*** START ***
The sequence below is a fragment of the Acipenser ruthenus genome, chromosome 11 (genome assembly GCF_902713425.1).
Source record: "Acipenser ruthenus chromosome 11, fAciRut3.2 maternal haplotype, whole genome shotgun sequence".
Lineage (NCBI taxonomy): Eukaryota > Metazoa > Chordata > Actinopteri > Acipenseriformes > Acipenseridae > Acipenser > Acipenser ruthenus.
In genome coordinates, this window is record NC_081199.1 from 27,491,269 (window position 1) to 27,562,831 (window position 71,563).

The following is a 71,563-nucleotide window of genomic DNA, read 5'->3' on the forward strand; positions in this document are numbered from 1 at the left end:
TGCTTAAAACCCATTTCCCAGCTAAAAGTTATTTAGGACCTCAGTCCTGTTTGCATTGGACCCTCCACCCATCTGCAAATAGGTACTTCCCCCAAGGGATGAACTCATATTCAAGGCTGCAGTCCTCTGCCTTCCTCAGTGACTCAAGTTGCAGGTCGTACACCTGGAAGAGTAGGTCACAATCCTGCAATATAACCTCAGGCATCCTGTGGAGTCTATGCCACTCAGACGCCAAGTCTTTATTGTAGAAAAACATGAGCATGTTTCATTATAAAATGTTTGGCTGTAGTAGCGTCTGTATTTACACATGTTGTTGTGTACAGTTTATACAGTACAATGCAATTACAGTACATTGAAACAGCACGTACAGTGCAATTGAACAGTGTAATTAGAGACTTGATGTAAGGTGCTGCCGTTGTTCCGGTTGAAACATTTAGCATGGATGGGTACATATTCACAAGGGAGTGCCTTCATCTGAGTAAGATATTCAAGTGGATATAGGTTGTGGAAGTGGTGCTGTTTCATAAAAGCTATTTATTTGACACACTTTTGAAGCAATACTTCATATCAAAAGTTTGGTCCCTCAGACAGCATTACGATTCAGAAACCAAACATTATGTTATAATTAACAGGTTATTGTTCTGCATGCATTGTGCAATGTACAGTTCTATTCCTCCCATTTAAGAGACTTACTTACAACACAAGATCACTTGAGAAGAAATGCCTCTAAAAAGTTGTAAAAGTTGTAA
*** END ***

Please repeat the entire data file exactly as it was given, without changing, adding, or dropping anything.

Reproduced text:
The sequence below is a fragment of the Acipenser ruthenus genome, chromosome 11 (genome assembly GCF_902713425.1).
Source record: "Acipenser ruthenus chromosome 11, fAciRut3.2 maternal haplotype, whole genome shotgun sequence".
Lineage (NCBI taxonomy): Eukaryota > Metazoa > Chordata > Actinopteri > Acipenseriformes > Acipenseridae > Acipenser > Acipenser ruthenus.
In genome coordinates, this window is record NC_081199.1 from 27,491,269 (window position 1) to 27,562,831 (window position 71,563).

The following is a 71,563-nucleotide window of genomic DNA, read 5'->3' on the forward strand; positions in this document are numbered from 1 at the left end:
TGCTTAAAACCCATTTCCCAGCTAAAAGTTATTTAGGACCTCAGTCCTGTTTGCATTGGACCCTCCACCCATCTGCAAATAGGTACTTCCCCCAAGGGATGAACTCATATTCAAGGCTGCAGTCCTCTGCCTTCCTCAGTGACTCAAGTTGCAGGTCGTACACCTGGAAGAGTAGGTCACAATCCTGCAATATAACCTCAGGCATCCTGTGGAGTCTATGCCACTCAGACGCCAAGTCTTTATTGTAGAAAAACATGAGCATGTTTCATTATAAAATGTTTGGCTGTAGTAGCGTCTGTATTTACACATGTTGTTGTGTACAGTTTATACAGTACAATGCAATTACAGTACATTGAAACAGCACGTACAGTGCAATTGAACAGTGTAATTAGAGACTTGATGTAAGGTGCTGCCGTTGTTCCGGTTGAAACATTTAGCATGGATGGGTACATATTCACAAGGGAGTGCCTTCATCTGAGTAAGATATTCAAGTGGATATAGGTTGTGGAAGTGGTGCTGTTTCATAAAAGCTATTTATTTGACACACTTTTGAAGCAATACTTCATATCAAAAGTTTGGTCCCTCAGACAGCATTACGATTCAGAAACCAAACATTATGTTATAATTAACAGGTTATTGTTCTGCATGCATTGTGCAATGTACAGTTCTATTCCTCCCATTTAAGAGACTTACTTACAACACAAGATCACTTGAGAAGAAATGCCTCTAAAAAGTTGTAAAAGTTGTAA